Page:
val infoYellow = TrafficSignalType.YELLOW.info
    println("Yellow light means : $infoYellow")
}

/* Output : 

Red light means : stop
Green light means : go
Yellow light means : slow down

*/

Here we’ve defined an enum class called TrafficSignalType along with three constant values: RED, GREEN and YELLOW, along with their meanings. Meanings are stored in properties called info, which are passed as constructor parameters.

Make sure to provide clear meaningful descriptions for all enum constants, especially if they are somewhat obscure and not obvious.

Good job! So, we’ve looked at the basic features and methods of enum classes, now we’ll look at some more advanced techniques.

Advanced features of Kotlin enum class

Now let’s look at some advanced features, such as how to implement interfaces in our enums and using anonymous and sealed classes.

Interfaces

An interface is a collection of abstract methods and properties; in Kotlin we use the interface keyword to create an interface, as follows:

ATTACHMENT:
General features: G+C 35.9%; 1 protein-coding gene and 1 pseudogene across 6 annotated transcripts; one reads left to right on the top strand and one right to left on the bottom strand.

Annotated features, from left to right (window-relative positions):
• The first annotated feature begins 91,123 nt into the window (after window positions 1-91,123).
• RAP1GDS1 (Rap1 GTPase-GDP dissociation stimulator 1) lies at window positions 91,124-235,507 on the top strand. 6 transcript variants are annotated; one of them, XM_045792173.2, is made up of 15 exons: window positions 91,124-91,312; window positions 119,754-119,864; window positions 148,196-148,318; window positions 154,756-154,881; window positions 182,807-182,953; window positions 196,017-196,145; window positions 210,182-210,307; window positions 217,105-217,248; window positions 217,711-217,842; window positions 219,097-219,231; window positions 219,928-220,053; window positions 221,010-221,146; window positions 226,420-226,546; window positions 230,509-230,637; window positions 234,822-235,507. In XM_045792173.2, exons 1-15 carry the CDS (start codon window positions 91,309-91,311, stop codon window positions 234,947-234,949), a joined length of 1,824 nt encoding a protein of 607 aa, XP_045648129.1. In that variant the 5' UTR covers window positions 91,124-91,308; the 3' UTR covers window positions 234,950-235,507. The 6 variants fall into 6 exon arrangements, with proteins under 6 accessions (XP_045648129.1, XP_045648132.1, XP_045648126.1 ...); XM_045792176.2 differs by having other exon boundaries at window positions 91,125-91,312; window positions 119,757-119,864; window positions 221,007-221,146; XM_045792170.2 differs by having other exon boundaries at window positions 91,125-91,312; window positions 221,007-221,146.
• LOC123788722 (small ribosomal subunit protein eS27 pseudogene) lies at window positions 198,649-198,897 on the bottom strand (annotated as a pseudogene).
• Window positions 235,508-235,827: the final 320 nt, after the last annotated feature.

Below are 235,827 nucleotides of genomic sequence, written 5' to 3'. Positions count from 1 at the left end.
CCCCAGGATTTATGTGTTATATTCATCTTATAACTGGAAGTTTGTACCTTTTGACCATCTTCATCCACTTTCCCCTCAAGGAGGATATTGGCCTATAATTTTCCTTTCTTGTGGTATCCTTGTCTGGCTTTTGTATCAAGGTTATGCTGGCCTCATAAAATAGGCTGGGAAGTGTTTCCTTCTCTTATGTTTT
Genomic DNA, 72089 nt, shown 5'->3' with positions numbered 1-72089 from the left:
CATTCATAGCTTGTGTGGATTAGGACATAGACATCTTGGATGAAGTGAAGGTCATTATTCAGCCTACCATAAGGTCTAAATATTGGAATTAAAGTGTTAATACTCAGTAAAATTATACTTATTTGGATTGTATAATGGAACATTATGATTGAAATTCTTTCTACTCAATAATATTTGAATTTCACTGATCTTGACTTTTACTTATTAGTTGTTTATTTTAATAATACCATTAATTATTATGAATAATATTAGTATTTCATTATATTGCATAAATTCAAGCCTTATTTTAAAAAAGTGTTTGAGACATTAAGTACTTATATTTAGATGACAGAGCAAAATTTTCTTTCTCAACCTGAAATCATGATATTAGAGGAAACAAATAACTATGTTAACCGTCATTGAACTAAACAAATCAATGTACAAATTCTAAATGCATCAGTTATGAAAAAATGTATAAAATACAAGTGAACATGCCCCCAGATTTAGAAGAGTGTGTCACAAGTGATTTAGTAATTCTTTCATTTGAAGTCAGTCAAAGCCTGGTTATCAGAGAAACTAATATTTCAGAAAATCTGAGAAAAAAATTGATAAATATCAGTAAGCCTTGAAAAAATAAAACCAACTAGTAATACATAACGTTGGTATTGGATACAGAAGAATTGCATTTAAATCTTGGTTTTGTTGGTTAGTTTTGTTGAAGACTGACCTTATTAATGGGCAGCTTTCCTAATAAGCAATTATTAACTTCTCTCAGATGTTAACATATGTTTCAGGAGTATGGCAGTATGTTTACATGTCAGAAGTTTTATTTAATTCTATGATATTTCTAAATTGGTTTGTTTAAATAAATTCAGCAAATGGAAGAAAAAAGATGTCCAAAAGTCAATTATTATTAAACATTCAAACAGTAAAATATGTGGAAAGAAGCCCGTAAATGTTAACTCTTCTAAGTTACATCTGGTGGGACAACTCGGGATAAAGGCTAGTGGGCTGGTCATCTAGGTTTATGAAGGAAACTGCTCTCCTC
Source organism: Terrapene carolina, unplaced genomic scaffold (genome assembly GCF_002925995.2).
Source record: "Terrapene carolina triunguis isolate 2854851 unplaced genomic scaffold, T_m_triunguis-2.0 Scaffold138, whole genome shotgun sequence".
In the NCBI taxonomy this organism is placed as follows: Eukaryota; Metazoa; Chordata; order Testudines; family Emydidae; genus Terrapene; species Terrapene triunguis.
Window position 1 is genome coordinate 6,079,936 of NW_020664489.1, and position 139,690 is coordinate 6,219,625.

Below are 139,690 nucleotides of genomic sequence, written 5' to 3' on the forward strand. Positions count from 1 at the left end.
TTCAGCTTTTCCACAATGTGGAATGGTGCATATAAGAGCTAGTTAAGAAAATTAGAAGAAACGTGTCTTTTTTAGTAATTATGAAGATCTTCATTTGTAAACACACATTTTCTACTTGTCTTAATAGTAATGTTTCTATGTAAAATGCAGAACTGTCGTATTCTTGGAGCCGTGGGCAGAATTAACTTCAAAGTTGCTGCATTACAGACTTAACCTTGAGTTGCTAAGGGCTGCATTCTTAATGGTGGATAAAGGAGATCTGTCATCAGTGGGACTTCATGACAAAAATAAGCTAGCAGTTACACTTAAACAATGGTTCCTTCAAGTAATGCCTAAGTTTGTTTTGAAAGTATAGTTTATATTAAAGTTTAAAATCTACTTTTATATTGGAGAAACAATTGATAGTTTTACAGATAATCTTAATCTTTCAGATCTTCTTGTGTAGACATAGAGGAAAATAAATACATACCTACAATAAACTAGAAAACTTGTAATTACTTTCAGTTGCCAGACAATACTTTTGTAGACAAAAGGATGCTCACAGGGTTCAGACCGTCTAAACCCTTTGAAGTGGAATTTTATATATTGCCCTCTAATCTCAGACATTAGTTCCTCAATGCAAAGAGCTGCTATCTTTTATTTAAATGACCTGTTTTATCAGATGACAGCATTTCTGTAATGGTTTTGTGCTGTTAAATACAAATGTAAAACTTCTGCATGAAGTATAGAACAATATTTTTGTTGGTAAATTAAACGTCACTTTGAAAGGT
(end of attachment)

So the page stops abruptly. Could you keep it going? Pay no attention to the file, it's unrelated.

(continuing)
// CREATE AN INTERFACE IN KOTLIN 

interface SpeedLimit {
    fun getSpeedLimit(): Int
}

// IMPLEMENT INTERFACE AN ENUM CLASS 

enum class Traffic : SpeedLimit {
    RED{
       override fun getSpeedLimit() = 0
    },
    GREEN{
       override fun getSpeedLimit() = 40
    },
    YELLOW{
       override fun getSpeedLimit() = 20
    }
}

fun main() {
    val limitRed = Traffic.RED.getSpeedLimit()
    println("Red light speed limit: $limitRed")
		val limitGreen = Traffic.GREEN.getSpeedLimit()
    println("Green light speed limit: $limitGreen")
		val limitYellow = Traffic.YELLOW.getSpeedLimit()
    println("Yellow light speed limit: $limitYellow")